What is in this article?:
- Course Correction for Los Angeles School Foodservices
- A top-to-bottom review
- Menu overhaul
- Addressing participation issues
- What the critics say
Changing the course of a district the size of LAUSD has been a massive effort. Much has been said, some right and some wrong, about it, but an accurate portrayal of its full scope and scale has been missing. FM takes an in-depth look.
Addressing participation issues
LAUSD’s enrollments have been in a slow decline, about three percent a year, since 2007. Meanwhile, participation in senior high schools was under 20%, despite 80% free and reduced price eligibility. The low levels weren't for lack of trying—in 2007, up to 15 different entrée choices were offered daily across the system—but choice wasn’t the core issue.
“The community perceived our food as highly processed, of poor quality and not nutritious,” Barrett says. “That is what had to change.” Standardizing menus and upgrading entree offerings and ingredients were a high priority, as already described.
The new RFP also established support for the district's campaign to improve its public image as a key criteria for suppliers, asking vendors what they could contribute, cash or in-kind, to support that initiative. One of the more significant results of the new approach was an image-building campaign suggested by what became one of the district’s category partners.
The company offered to use its marketing resources to help develop a promotional campaign and theme—“I’m In”—that proved so successful it was adopted by the entire district: “I’m in for good health” … “I’m in for eating right” … “I’m in to stay physically active” … “I’m in to study hard and succeed.”
Another supplier created an online app system to let LAUSD families and students get nutritional and other information about the food offered on its menus.
The Bottom Line: Senior high school participation has risen from 20 percent to 38 percent. Middle schools percentages have gone from the 20s to the mid 40s, with elementary participation remaining flat at 75 percent. Over 40 million “impressions” across multiple media have been documented by people exposed to LAUSD’s school meal marketing message.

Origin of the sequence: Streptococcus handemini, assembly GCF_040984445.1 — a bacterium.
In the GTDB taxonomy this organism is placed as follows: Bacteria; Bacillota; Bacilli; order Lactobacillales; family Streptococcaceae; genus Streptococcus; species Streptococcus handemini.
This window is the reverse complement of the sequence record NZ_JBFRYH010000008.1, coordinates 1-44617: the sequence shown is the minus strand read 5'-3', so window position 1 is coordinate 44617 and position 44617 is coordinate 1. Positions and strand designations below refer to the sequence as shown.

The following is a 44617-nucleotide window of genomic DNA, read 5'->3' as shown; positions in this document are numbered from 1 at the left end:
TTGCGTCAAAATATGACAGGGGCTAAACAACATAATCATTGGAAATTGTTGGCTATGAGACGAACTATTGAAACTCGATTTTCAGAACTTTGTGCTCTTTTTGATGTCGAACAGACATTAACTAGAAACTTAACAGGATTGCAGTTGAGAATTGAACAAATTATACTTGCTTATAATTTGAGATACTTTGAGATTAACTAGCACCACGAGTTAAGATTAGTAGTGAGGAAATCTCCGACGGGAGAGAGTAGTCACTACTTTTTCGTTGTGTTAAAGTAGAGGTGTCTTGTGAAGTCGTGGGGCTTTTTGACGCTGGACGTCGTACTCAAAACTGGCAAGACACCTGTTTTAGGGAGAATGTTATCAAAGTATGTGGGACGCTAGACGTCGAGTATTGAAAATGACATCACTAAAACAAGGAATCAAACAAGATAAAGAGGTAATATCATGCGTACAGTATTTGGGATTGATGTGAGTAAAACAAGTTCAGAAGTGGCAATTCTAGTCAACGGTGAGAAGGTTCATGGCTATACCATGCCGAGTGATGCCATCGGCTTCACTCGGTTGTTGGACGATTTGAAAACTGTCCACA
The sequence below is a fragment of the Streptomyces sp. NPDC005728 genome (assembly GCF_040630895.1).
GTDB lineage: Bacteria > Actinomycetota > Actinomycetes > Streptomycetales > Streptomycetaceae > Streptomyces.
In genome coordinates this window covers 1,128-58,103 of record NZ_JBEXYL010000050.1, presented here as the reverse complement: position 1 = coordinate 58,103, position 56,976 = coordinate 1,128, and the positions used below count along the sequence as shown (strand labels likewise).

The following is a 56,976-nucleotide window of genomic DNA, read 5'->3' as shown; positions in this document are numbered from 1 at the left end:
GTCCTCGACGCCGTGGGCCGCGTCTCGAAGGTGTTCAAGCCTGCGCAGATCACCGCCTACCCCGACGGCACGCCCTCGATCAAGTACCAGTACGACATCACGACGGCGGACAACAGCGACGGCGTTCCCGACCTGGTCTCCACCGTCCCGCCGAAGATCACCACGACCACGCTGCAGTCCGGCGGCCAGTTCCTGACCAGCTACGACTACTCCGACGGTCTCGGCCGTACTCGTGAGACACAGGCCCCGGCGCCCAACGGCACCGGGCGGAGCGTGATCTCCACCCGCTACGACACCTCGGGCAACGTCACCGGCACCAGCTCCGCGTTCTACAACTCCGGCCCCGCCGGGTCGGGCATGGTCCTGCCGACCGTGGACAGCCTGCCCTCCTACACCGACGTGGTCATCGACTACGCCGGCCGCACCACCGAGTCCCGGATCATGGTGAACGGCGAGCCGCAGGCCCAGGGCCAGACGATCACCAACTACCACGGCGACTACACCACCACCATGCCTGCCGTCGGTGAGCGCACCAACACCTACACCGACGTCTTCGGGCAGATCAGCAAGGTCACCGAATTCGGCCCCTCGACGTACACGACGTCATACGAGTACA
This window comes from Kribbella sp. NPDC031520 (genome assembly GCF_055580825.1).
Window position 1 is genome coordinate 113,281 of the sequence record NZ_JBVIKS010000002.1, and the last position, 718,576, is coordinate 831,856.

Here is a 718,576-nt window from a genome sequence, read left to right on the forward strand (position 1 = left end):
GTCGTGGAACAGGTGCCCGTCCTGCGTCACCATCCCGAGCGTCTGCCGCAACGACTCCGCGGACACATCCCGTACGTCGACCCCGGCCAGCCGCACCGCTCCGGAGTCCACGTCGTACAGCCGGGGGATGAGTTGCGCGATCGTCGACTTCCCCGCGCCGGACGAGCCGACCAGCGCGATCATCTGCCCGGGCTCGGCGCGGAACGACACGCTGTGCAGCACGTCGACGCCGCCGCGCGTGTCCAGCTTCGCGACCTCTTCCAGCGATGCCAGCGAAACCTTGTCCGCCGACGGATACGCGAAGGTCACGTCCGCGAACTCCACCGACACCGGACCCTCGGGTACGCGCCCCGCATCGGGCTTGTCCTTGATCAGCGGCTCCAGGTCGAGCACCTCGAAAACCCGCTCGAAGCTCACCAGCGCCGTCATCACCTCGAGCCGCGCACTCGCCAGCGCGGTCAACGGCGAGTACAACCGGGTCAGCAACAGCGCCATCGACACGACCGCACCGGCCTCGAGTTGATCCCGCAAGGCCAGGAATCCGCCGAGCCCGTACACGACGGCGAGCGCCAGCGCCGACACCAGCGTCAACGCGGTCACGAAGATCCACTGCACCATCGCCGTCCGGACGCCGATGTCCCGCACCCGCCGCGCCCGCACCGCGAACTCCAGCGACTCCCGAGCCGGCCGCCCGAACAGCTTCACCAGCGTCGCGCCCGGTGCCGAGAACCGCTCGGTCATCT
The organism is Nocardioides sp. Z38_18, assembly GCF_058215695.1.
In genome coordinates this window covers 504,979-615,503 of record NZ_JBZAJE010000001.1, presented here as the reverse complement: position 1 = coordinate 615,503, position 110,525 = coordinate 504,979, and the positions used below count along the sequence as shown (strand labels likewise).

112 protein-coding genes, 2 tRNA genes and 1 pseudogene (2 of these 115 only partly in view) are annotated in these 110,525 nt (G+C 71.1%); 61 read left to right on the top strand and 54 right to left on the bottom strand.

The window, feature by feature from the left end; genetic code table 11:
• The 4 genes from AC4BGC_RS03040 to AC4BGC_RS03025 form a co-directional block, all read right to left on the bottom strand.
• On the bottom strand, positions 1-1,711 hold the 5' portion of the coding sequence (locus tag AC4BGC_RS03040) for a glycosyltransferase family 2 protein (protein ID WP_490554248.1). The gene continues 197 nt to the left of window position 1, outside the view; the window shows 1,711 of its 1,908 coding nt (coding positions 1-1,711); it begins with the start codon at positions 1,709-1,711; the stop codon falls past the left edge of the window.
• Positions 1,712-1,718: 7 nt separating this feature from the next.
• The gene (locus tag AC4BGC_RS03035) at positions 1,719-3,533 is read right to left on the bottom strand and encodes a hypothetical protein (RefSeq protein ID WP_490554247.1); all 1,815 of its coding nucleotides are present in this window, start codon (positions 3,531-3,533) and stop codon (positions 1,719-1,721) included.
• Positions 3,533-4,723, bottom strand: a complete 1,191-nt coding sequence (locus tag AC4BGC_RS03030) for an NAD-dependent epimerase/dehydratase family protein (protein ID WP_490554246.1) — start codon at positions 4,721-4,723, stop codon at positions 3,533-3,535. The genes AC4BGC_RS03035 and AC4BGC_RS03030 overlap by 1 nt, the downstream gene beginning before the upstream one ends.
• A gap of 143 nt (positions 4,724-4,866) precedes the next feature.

Commodity credit utilization
One of the most misunderstood pieces of the LAUSD strategy is its approach to using USDA Foods entitlement dollars.
While Federal support is always welcome, “The USDA Foods program has always presented one of the great uncertainties in school foodservice,” says Barrett.
The biggest weakness: a district’s commodity choices must be submitted as much as 24 months in advance of a school year, with no guarantee those commodities will eventually be available. When availability is known, it often is well after menus are planned and further processing and procurement arrangements are made.
LAUSD sought to dramatically change the way it participated in the commodity program, applying all of its annual credit to only the four items it could divert to its category partners for reprocessing. That would ensure that whatever credit did become available would apply against product or ingredients it knew it would use in its menu plan.
(While some believed this required a change USDA rules, there has never been a federal requirement that a district request any particular combination of items. Some states do apportion entitlements between Type A and Type B items, but this is not a federal or a California requirement.)
LAUSD also wanted to go further in taking more non value-added costs out of the way the commodity program operated. It wanted to supplement its USDA Foods account with its Section 4 and 11 meal reimbursement funds. A 1994 change in NSLA law allowed this approach, but it had never been tried and required approval by the state authority. While seemingly simple, the change complicates state accounting systems and getting approval has been a drawn-out process.
Finally, because of the way the commodity program operates, with USDA allotments distributed via state systems, LAUSD currently must pay the California State Agency a fee of $.80 (recently decreased from $1.00) per case, even when its USDA Foods are directly diverted to processors. It wanted to work directly with USDA’s purchasing offices, circumventing the state and its fees, and lobbied to have those allotment dollars applied directly to commercial product purchases.
The Bottom Line: LAUSD successfully narrowed its commodity program purchases to its primary categories. A pilot program to test the direct transfer of Section 4 and 11 funds to its commodity purchase account was finally approved this spring after USDA’s Food and Nutrition Service (FNS) department, Agricultural Marketing Service (AMS) and the Child Nutrition Division of the California Department of Education agreed on an amendment to the state’s contract with USDA.
To date, the district's proposal to have commodity allotment dollars paid directly to the district's vendors has not been approved and would require a change in the law (more on that in a moment).